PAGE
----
Brooklyn Boro

January 7: ON THIS DAY in 1933, stock market closes in tribute to late Calvin Coolidge

January 7, 2019 Brooklyn Daily Eagle

ON THIS DAY IN 1933, the Eagle reported, “The New York Stock Exchange, the Curb and other exchanges in the city were closed today as a mark of respect for former President Calvin Coolidge, whose funeral began in Northampton, Mass., at 10:30 a.m. Business firms, including the Standard Oil Company of New Jersey and its subsidiaries, were similarly closed. In courts, in public offices as well as in factories, business offices, theaters and even homes, a period of silence was observed as the Northampton funeral began. At sunrise, 7:20 a.m., one cannon salute was fired at the Brooklyn Navy Yard. At 8 o’clock one of the five ships in the harbor responded and at 8:30 a.m. a gun from another of the ships boomed out. By order of the Navy Yard commandant, the ships in the Navy Yard will take turns, firing their big guns at half-hour intervals until sunset. Similarly guns were to be fired at half-hour intervals at the Naval Air Station at Lakehurst, N.J., and by Navy ships at sea. At the Navy Yard, at Lakehurst and at Naval and Coast Guard posts all along the coast and throughout the country flags were at half-mast. These were the outward marks of a 30-day period of mourning ordered by President [Herbert] Hoover.”

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ON THIS DAY IN 1850, the Brooklyn Daily Eagle reported, “Our old friend and fellow citizen, Signor [Antonio] Blitz commences his surprising performances this evening at the [Brooklyn Institute]. Blitz is an artists of no common order; his skill is the most consummate; all he does is elegantly done; and so adroitly that, watch him as you may, you cannot detect any of his tricks; and yet, the very simplicity by which he accomplishes his deceptions would create an equal astonishment when explained. The canary birds are certainly the best trained little creatures we ever saw; and their performances alone are well worth the admission money. There will, no doubt, be a full house.”

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ON THIS DAY IN 1873, the Eagle reported, “In the New York Court of Oyer and Terminer, before Judge Davis, this morning, the case of The People against William M. Tweed came up for trial. The counsel for the defense moved for a further postponement, but this was denied. Mr. Graham, one of Tweed’s counsel, then moved that the prosecution be required to say upon which of the 220 counts in the indictment they proposed to go to trial. In arguing this question Mr. Graham made a very learned, very long and dreadfully dry speech, to which, in a production of less length but equal dryness the Hon. Mr. Peckham replied. The Court yielded against Mr. Graham, and an adjournment was then taken until Monday next, when the actual work of the trial will in all probability commence. Among the people of note in the court room this morning were Mrs. [Victoria] Woodhull and her gallant escort, Col. [James] Blood.”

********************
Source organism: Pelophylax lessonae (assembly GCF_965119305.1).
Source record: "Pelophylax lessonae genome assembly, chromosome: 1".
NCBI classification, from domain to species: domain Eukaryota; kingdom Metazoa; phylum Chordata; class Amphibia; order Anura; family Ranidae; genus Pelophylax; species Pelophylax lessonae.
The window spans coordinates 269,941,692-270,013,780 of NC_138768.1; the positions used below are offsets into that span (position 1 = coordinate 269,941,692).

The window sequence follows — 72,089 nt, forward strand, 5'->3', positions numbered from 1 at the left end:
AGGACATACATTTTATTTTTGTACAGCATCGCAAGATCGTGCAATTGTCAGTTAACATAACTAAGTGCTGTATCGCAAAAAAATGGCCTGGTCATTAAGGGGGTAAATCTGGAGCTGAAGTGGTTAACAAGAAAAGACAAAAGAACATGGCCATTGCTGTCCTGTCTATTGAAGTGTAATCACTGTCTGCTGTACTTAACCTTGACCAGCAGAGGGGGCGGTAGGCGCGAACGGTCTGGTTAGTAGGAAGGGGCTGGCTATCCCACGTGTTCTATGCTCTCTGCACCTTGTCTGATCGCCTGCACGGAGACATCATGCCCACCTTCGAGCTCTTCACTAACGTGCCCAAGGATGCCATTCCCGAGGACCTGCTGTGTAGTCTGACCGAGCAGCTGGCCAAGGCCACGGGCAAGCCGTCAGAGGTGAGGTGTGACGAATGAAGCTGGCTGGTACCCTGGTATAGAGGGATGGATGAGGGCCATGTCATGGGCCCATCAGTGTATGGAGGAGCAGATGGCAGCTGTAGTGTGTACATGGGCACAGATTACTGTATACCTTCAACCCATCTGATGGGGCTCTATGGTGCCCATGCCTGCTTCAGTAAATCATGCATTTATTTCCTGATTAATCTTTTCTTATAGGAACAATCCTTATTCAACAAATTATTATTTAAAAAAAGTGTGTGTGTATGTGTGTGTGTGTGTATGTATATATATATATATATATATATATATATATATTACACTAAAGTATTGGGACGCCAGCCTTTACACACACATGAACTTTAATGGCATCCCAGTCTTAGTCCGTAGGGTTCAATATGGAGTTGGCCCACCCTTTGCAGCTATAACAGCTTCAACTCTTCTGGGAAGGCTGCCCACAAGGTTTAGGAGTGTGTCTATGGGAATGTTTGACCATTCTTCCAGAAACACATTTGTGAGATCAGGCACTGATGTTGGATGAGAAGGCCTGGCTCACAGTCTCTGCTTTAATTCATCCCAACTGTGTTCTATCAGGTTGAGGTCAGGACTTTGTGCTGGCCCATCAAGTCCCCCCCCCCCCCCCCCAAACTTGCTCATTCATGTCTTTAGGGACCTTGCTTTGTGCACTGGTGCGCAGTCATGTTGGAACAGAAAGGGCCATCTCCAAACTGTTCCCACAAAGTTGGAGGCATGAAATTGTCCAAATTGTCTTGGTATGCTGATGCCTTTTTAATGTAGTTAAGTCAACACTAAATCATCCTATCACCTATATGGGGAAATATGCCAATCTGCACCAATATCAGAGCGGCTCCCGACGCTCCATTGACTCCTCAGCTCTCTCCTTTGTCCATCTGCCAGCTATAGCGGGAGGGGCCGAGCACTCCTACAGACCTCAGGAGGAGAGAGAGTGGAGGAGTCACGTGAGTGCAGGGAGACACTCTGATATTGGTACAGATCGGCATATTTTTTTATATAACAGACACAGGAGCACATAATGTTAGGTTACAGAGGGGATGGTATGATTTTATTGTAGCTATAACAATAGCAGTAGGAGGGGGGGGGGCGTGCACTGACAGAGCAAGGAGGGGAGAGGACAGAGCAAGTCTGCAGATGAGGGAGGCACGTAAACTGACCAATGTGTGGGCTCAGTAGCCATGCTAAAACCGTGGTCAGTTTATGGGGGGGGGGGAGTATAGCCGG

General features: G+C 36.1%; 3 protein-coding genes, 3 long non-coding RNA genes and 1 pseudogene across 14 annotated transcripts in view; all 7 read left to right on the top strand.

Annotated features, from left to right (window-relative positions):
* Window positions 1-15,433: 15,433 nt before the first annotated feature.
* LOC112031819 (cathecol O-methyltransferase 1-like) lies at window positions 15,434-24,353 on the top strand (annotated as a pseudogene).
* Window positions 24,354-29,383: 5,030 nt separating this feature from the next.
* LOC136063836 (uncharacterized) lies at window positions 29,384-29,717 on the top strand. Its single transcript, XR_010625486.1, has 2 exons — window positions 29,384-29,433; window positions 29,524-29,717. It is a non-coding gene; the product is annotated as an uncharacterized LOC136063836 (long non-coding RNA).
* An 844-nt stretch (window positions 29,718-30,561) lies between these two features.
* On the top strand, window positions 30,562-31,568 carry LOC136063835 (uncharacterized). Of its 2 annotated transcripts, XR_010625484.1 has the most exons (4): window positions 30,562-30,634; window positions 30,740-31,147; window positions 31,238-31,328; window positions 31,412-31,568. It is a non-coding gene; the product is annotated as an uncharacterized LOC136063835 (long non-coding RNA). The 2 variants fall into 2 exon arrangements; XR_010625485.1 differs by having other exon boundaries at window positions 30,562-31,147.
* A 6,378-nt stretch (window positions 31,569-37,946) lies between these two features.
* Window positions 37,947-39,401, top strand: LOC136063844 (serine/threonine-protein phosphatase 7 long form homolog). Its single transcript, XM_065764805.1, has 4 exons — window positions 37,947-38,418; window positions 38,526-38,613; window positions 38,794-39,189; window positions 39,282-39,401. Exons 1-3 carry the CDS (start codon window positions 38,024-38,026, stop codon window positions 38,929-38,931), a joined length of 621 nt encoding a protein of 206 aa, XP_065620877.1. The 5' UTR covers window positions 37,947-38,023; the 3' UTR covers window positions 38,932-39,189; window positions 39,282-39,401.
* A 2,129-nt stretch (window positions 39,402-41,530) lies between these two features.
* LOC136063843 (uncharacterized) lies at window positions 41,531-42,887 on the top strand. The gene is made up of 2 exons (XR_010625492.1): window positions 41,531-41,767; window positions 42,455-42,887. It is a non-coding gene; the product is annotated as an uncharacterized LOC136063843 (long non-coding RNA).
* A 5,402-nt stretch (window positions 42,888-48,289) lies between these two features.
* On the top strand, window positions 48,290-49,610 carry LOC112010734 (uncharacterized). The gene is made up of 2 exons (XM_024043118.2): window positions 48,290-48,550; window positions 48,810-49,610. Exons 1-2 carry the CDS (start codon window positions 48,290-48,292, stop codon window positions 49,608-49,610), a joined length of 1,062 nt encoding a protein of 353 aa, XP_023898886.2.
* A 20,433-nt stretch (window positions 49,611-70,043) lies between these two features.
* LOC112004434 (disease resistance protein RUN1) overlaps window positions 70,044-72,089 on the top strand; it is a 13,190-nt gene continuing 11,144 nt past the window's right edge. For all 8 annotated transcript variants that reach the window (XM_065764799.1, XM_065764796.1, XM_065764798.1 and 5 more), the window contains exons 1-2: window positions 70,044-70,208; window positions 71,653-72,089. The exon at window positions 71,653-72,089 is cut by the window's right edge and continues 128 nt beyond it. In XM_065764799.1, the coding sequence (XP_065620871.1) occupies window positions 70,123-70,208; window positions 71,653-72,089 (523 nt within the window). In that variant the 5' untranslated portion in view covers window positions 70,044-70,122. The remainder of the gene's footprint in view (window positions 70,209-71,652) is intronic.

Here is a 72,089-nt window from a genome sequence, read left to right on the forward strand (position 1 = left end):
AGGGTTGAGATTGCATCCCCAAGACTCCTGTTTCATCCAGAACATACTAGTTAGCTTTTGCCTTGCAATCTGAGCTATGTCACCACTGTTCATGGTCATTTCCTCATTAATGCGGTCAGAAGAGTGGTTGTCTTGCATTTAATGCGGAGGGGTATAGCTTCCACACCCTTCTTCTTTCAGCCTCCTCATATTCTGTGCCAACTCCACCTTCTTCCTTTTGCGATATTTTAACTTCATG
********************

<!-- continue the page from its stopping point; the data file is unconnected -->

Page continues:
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ON THIS DAY IN 1920, the Eagle reported, “The Republican machine, in control of the State Assembly, moved today to deny seats to the five Socialist members elected last fall on the ground that they were unqualified to sit because they were bound in their actions by a party that is ‘un-American in its ideals and is dangerous to the best interests of the government.’ … All five were summoned before the bar of the House this afternoon by the direction of Speaker [Thaddeus] Sweet, and a resolution offered denying them the right to take their seats pending ‘an investigation by the Assembly Judiciary Committee of their qualifications to sit as members.’ The resolution was passed by the Assembly, Democrats and Republicans voting for it … The effect of the resolution is to suspend the five members pending the inquiry.”

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